Dr. Edward Peters 

To work for the proper implementation of canon law is to play an extraordinarily

constructive role in continuing the redemptive mission of Christ. Pope John Paul II







1983 Code



1917 Code


 Liber Extra



 Eastern Code


1152 x 864


12 jan 2013

Review of Burton Yale Pines, Back to Basics (William Morrow, 1982) 348 pp.

Edward Peters, Review of B. Y. Pines, Back to Basics (1982), in  Reflections (Winter 1983) 8.

Burton Yale Pines has done something rather unusual in recent social science publishing: He has written a genuinely useful book. By presenting respectable research in a direct prose, Pines has indeed produced “a journey through traditionalist America.” For those perhaps only vaguely aware that things do not seem quite as bad as they did in the ‘60s, Back to Basics depicts just how much things have improved since then.


Pines builds his study loosely around two broad, often over-lapping “strata” within the traditionalist movement – economics and morality. Writing as a responsible reporter, Pines generally limits himself to the facts of the traditionalist movement, refraining from too many personal suggestions or criticisms. Here, however, Pines rightfully allows himself the call for greater co-operation between those concerned with economics and those with morality. Pines particularly points out that the argument that ‘divisive’ moral issues be “back-burnered,” lest they prevent repair of our battered economy, lacks empirical support.


A long-simmering discontent with continuing governmental encroachment upon business, and deepening fears over the besieged state of the family, were galvanized, says Pines, in the late ‘60s, and early ‘70s, thus preceding Reagan’s election by a decade. Pines is correct: “The traditionalist movement, after all, did not begin with Ronald Reagan – and it will not end with him.” Rather, it would seem that the Reagan administration serves more and more as a flag around which to rally the troops. And there is more to that than meets the eye.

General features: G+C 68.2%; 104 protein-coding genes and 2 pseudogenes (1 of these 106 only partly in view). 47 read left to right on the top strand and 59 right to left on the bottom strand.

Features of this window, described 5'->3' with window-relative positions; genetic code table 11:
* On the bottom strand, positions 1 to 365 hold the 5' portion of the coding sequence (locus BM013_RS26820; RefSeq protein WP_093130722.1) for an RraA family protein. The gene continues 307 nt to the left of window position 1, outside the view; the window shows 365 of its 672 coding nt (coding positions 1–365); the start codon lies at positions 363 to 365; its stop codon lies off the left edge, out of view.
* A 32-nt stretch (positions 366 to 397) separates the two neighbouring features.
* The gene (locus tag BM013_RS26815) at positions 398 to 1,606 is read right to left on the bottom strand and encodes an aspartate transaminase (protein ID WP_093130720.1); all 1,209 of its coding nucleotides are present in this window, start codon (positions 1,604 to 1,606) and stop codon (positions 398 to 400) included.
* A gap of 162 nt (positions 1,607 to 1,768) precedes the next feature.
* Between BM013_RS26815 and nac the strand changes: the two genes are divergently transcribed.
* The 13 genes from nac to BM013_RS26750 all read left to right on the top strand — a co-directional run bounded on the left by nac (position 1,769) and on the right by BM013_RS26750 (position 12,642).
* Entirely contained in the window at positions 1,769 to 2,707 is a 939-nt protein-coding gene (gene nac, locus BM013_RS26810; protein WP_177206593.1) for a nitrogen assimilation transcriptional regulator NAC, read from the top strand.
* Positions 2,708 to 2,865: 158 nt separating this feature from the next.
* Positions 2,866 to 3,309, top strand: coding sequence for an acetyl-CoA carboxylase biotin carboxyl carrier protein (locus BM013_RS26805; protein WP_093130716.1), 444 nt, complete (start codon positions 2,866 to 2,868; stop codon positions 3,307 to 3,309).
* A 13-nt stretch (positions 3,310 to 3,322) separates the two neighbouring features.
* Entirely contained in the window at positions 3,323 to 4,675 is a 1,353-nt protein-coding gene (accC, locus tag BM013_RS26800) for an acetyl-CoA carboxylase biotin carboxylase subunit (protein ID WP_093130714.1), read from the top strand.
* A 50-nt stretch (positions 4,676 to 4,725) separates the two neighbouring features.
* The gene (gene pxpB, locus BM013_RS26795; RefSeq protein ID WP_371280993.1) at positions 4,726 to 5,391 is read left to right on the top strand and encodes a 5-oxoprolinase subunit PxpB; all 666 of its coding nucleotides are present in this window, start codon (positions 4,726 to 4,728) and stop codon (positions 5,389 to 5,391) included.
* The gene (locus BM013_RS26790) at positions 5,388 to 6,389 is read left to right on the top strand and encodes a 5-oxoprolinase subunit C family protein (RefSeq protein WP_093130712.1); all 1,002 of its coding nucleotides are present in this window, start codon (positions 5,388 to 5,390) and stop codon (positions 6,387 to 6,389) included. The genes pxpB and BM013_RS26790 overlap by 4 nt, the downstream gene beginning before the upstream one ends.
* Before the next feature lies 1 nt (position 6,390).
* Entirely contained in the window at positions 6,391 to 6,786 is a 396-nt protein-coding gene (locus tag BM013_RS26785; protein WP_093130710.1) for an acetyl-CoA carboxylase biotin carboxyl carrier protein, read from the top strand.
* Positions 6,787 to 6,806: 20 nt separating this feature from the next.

Pines asserts, probably quite rightly, that the excesses of liberalism brought out the recent concerted resistance by traditionalists. Like Cinncinatus, thousands of “plain folks” left office, shop, farm, and home to do battle with the liberal Leviathan; but, unlike Cinncinatus, the enemy here is not so clearly defeated – notwithstanding Pine’s occasionally pithy treatment of liberalism’s set-backs - and the troops, not having such an obvious foe, at least need a clear leader. A conservative administration could provide that leadership.


Mention has been made of the sometimes superficial treatment of topics in Back to Basics. For example, in one sentence, Pines recounts liberalism’s shift from emphasizing equality of opportunity to demanding equality of results, a shift of the utmost importance. Now, to some extent, word economy is to be valued in a work like Pines’; it was no easy task he set for himself: to chronicle the turn of grass roots America to traditionalism. Still, Back to Basics is not a definitive treatment of its subject, and Pines might have made that a little clearer, especially to his neophyte conservative – or liberal, for that matter – readers.


Moreover, the problem of terminology is present in Pines’ work, as indeed it is throughout conservative thought. What Pines calls “traditionalist,” this reviewer is more inclined to identify as “conservative,” the term “traditionalist have a more specific meaning within conservative thought, (though for purposes of this review, Pines’ terminology is used). Pines is however, neatly consistent with his use of terms, and whatever differences may exist between his terms and those of others are not so great as to detract significantly from the value of his study.


In the course of his journey through traditionalist America, Pines touches base with nearly every major segment of his subject: the corporate counter-offensive (an exceptionally good chapter), raiding the bureaucracy, rejection of promoted promiscuity, the return of the core curriculum, and stiffening penalties for criminals. Among the admittedly too few books recording the rise of a traditionalist grass-roots America, Burton Pines’ Back to Basics has clearly taken the early lead. +++